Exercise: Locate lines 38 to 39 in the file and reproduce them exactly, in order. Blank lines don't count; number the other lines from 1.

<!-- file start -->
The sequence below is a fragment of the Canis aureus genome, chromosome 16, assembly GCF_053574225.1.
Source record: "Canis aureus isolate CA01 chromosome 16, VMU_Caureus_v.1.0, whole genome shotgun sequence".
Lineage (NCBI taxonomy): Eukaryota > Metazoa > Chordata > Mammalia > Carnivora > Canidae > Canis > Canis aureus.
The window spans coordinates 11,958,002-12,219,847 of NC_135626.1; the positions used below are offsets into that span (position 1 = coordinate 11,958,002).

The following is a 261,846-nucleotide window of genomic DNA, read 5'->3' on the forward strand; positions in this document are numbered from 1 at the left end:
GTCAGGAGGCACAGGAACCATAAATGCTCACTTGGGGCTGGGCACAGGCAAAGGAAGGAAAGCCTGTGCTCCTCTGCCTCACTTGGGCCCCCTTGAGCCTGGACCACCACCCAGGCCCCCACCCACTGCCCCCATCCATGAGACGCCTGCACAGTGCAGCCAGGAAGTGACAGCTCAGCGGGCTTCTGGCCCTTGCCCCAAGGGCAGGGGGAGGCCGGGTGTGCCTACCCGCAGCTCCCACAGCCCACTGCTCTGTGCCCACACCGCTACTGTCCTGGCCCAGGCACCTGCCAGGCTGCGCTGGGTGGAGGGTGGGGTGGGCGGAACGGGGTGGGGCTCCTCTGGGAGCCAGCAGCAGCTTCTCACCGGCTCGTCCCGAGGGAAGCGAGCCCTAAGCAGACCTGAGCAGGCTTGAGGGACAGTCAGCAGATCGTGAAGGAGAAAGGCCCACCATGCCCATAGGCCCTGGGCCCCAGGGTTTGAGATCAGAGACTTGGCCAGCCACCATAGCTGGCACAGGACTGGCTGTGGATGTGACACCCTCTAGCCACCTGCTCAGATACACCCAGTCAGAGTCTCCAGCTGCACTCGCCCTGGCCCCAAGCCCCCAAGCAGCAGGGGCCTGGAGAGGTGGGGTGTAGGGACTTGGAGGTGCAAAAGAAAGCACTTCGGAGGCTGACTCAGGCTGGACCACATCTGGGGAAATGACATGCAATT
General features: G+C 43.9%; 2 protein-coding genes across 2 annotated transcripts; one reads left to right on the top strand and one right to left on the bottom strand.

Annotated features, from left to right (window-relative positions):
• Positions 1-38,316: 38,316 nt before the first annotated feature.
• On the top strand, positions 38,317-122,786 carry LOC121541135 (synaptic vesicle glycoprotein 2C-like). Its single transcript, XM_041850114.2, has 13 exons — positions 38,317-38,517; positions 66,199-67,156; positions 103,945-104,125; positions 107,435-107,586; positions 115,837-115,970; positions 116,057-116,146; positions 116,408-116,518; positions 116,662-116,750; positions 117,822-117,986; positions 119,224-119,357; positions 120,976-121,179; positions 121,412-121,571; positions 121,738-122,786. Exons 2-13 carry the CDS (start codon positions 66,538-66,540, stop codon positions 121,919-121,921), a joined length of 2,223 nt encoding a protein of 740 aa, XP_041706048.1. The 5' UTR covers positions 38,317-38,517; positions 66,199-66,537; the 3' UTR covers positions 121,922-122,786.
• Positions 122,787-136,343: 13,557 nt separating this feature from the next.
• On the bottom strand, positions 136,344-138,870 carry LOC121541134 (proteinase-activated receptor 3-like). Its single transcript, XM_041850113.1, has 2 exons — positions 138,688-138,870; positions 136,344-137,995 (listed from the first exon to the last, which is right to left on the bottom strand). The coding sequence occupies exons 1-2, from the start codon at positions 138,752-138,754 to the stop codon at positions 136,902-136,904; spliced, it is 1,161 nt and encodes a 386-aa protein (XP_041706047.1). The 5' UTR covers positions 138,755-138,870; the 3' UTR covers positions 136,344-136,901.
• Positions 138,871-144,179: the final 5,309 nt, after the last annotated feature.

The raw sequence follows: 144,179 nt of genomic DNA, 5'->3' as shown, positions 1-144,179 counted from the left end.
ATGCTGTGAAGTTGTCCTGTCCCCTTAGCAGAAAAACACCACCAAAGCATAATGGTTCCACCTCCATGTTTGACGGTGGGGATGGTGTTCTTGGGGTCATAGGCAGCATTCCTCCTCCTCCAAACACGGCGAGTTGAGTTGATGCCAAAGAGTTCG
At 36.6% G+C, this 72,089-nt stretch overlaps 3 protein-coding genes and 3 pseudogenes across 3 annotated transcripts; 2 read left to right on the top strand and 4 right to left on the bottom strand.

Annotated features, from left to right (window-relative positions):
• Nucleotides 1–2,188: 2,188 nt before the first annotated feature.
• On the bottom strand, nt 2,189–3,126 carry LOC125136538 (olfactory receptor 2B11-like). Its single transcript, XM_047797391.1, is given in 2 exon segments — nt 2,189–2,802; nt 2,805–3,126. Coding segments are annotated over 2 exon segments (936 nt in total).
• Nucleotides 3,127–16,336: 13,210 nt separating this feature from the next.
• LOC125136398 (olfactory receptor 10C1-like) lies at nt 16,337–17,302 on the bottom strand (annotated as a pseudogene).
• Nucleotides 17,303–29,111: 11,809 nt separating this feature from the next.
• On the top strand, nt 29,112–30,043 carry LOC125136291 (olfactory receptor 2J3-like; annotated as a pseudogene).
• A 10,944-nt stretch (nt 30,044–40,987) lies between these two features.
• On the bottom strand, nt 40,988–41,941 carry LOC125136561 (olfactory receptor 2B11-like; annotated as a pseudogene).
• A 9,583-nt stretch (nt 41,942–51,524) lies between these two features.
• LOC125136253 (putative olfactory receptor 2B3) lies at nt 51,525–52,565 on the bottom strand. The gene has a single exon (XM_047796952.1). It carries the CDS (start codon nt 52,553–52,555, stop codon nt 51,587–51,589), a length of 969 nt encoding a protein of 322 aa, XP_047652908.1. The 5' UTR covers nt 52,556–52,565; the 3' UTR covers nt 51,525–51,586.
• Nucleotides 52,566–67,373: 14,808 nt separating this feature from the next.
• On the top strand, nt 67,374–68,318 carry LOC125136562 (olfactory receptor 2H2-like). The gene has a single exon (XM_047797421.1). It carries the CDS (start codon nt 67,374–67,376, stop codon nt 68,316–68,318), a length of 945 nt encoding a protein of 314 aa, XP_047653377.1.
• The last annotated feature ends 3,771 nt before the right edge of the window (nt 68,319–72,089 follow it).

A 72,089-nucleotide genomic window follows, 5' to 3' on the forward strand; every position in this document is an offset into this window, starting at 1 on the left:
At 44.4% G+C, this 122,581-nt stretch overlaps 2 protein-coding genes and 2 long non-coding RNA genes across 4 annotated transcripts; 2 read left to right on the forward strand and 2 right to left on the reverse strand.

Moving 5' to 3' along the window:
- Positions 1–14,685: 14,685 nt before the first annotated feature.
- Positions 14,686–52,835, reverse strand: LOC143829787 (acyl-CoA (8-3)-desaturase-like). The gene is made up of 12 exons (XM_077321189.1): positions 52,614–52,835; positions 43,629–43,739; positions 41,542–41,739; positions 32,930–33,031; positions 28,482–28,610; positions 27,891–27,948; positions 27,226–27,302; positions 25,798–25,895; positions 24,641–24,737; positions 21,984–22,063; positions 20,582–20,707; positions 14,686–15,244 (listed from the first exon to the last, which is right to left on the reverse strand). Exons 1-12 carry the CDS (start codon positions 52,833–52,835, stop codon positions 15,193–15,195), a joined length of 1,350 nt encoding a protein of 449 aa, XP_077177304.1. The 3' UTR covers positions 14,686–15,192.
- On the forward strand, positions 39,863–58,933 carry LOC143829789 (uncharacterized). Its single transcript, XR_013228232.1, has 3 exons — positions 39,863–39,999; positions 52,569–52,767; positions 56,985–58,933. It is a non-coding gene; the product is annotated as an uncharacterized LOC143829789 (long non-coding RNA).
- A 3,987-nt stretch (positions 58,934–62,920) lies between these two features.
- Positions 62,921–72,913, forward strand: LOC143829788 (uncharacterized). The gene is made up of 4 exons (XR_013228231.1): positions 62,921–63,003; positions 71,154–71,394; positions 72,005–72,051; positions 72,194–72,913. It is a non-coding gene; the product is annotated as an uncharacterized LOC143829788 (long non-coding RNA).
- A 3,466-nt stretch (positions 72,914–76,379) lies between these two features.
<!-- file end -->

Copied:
- Positions 62,921–72,913, forward strand: LOC143829788 (uncharacterized). The gene is made up of 4 exons (XR_013228231.1): positions 62,921–63,003; positions 71,154–71,394; positions 72,005–72,051; positions 72,194–72,913. It is a non-coding gene; the product is annotated as an uncharacterized LOC143829788 (long non-coding RNA).
- A 3,466-nt stretch (positions 72,914–76,379) lies between these two features.